In Matthew 25 Jesus explains to us what our responsibility as his managers looks like. Jesus is making the point that when he returns a second time, it will only be faithful stewards that are ready for him. Jesus tells the story of 3 servants who each receive a very large sum of money from their master before the master leaves on a long journey. The master deeply trusts these servants and abundantly blesses them with bags of gold. This was their chance to make their master proud.
After a while the master returns and discovers that two of the servants had invested the money and earned a return, but one had buried his. He took the amazing assets that his master had given him and did absolutely nothing with them.
There are several things interesting about this story, but one of the most notable is that the master does not give each servant the same amount of gold. One guy gets 5 bags of gold. Another gets 2 bags of gold and a third gets only one bag of gold.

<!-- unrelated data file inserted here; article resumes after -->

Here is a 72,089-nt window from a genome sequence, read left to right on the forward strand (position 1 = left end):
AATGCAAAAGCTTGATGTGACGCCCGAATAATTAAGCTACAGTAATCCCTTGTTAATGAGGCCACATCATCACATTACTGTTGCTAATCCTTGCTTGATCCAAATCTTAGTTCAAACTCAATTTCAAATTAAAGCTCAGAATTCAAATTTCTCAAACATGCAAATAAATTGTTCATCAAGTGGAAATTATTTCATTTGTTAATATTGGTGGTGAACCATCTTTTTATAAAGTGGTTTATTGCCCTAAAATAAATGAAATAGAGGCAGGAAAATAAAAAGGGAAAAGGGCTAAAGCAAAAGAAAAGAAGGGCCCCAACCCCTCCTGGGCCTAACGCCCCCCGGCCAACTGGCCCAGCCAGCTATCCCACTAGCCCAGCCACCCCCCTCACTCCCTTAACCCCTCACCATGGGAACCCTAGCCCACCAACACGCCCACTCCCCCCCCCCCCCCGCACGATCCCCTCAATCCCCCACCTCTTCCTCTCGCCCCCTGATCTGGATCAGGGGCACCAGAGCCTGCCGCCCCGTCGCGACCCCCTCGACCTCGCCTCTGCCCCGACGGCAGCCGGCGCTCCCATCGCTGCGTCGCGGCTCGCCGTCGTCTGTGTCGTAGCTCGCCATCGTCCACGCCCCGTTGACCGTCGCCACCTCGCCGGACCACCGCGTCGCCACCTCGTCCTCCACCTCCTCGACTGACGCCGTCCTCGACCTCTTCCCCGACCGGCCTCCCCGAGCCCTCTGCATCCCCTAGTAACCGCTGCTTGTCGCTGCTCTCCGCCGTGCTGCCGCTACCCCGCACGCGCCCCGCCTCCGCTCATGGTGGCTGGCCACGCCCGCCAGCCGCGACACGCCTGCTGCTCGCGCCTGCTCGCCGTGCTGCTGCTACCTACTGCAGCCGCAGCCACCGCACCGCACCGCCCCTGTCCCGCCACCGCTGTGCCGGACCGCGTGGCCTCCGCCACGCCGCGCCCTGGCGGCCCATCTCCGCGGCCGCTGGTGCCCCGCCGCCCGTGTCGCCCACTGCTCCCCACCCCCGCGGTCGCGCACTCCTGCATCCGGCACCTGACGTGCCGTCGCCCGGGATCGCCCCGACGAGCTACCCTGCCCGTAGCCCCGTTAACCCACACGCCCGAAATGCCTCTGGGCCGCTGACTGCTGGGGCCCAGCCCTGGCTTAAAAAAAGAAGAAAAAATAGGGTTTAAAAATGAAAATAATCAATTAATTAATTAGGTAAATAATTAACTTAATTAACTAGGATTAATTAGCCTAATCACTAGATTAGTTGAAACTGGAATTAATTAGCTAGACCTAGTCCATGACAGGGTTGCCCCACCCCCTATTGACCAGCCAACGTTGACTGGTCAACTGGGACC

We don't have to think real hard to recognize that this is how it is in our world too. Some people get different amounts of God's different blessings. Someone might be unbelievably gifted with a perfect singing voice for singing during worship that does not earn them much money, while someone else might be a gifted scientist that earns them lots and lots of money. Some people have gifts that are publicly celebrated and compensated, while others have gifts that are quiet and unseen.
This income discrepancy has become increasingly clear to me as Dana and I have been reading more and more about Ethiopia in preparation for our adoption. I read Ethiopian news about every day and have studied a fair amount regarding conditions in that country. It is a daily reminder to me of the difference in what people receive. It is a reality of our world.
Jesus makes it very clear though that he is not concerned with the size of the gift that we receive. The vital part for Jesus was what each servant did with what they had been given, whether a little or a lot. Jesus is only concerned with what we do with the gifts we have been given.
So as I recognize that I have more material possessions than Ethiopians, I am mobilized to think more consciously about how I use them.